: Mute Swan
About The Mute Swan
The mute swan feeds chiefly on submerged aquatic vegetation, which is obtained by upending (tipping head first into the water, so that the tail remains visible above the surface) (4). It also feeds in fields on young cereal crops (8), spilt grain (4), and on artificial food sources, such as bread given by the public (3). Territorial disputes may result in aggressive fights between males, in which they rush at one another and slide along the surface of the water (2). Pairs typically nest solitarily, although semi-domesticated birds may nest in large colonies (6) (notably at Abbotsbury in Dorset) (8). The cone-shaped nest is built at the edge of the water, and may be used in subsequent years by the same pair (4). After mid-April, between 5 and 7 (up to 12) whitish or pale blue eggs are laid. They are incubated, mainly by the female, for 35-42 days; the young, known as 'cygnets', leave the nest soon after hatching (4). Both parents take care of the cygnets for an extended period, often until the next breeding season (4).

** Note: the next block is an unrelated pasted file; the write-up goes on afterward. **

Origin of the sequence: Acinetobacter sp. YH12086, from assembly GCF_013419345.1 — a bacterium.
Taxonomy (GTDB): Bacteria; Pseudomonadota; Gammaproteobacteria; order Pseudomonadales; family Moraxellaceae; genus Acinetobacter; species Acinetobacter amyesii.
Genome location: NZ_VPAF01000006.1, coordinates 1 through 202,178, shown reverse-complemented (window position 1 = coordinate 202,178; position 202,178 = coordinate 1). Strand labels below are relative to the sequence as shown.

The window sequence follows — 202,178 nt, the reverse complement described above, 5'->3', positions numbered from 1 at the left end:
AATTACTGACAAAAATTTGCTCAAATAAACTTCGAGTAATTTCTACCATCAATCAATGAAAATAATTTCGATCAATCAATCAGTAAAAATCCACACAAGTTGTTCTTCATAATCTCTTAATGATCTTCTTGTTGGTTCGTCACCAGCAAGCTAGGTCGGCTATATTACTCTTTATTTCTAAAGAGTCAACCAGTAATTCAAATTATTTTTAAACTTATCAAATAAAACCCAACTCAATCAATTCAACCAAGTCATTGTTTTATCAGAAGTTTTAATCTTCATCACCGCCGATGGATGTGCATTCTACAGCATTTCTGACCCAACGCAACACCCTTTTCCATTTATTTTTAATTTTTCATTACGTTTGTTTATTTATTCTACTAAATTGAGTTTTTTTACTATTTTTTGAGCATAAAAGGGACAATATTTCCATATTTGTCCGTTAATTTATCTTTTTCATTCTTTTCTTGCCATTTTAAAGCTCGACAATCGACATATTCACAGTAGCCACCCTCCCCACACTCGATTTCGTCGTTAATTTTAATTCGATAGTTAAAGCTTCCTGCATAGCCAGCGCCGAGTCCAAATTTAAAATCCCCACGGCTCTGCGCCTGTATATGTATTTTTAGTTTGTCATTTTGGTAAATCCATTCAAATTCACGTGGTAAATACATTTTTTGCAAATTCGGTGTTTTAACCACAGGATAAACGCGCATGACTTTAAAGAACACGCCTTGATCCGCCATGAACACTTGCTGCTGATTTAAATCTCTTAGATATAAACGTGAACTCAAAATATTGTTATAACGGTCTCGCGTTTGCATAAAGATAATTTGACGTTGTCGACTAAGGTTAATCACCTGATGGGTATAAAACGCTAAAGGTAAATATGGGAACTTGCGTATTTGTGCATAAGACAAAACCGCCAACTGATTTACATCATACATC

Rights Holder: Wildscreen
Trips Where Observed
Around The World in 66 Days
San Francisco 2007
Svalbard, Canary Islands, and Spain
Sites Where Observed
Do park swans count as wild?
Three of the birds, in particular, flew past me with all black beaks.
Very common in Southern New Jersey.
Seen in a pond a couple of miles from the refuge